President Donald Trump asked Monday that Japanese automakers consider making vehicles in the U.S., apparently unaware they've been doing that for decades.
"Try building your cars in the United States instead of shipping them over. That's not too much to ask," Trump said during an appearance before Japanese business executives. "Is it rude to ask?"
It's not so much rude as oblivious to the fact that foreign production has transformed the nation's auto industry over the past three decades.
Trump's comments ignited a social media storm of ridicule, as well as a flurry of helpful facts.
"Honda, Subaru, Nissan, Mazda and Toyota built 2.4 million vehicles, accounted for one-third of all U.S. auto production in 2016," Kristin Dziczek, director of the Center for Automotive Research's industrial, labor and economics group, posted on Twitter.
When you add Hyundai, Kia, BMW, Mercedes-Benz and Volkswagen, 48 percent of all vehicles assembled in the U.S. last year were produced by companies other than Ford, General Motors and Fiat Chrysler, according to the International Organization of Motor Vehicle Manufacturers.
Toyota's largest assembly operation with about 8,000 employees is in Georgetown, Ky.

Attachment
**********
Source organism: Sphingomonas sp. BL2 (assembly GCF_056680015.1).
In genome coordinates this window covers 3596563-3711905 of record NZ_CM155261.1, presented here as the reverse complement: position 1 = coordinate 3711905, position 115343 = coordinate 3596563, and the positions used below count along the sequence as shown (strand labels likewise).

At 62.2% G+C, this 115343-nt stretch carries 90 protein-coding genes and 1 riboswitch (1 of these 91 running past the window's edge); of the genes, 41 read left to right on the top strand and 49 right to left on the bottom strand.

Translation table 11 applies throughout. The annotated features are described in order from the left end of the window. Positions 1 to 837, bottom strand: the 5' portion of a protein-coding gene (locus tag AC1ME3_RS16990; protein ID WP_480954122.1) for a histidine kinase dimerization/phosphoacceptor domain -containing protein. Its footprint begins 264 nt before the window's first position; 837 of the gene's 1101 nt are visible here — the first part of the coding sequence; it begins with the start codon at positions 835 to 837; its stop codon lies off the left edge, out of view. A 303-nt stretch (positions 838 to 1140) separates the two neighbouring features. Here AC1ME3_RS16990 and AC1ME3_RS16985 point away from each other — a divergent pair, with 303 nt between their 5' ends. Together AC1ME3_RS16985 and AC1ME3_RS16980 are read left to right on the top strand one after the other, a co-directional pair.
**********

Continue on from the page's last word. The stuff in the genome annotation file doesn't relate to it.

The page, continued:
The first U.S-made Honda Accord rolled off the Marysville, Ohio, assembly line in 1982.
"Foreign automakers -- Japanese, German, Korean--all have a strategy to build where they sell, and the United States is a huge market," Dziczek said. "Local production protects against currency swings and creates jobs in the United States."
The Japan Automobile Manufacturers Association estimates that its members built nearly 4 million vehicles in the U.S. last year. Exports from Japan to the U.S. have fallen from 3.5 million cars a year in 1986 to just over 1.5 million in 2016.
Three out of four Japanese cars sold in the U.S. last year were built in North America, including Mexico and Canada.
Japanese-brand automakers operate 24 manufacturing plants and 43 engineering and design centers in 20 states. Collectively they have invested $43.6 billion in the U.S.
In August, Toyota and Mazda announced plans to invest $1.6 billion in a new jointly operated assembly plant to be built in the U.S.
Despite that presence, the U.S. still runs a trade deficit with Japan of about $69 billion. Ford, General Motors and Fiat Chrysler sell very few vehicles in Japan. That has been a point of contention for decades.
"The issue with Trump is that if you ignore some of the things he says, it might come back to bite you," said Hoyt Bleakley, associate professor of economics at the University of Michigan. "Every time there is a comment like that, you have to factor in another wave of uncertainty about future economic or trade policy."
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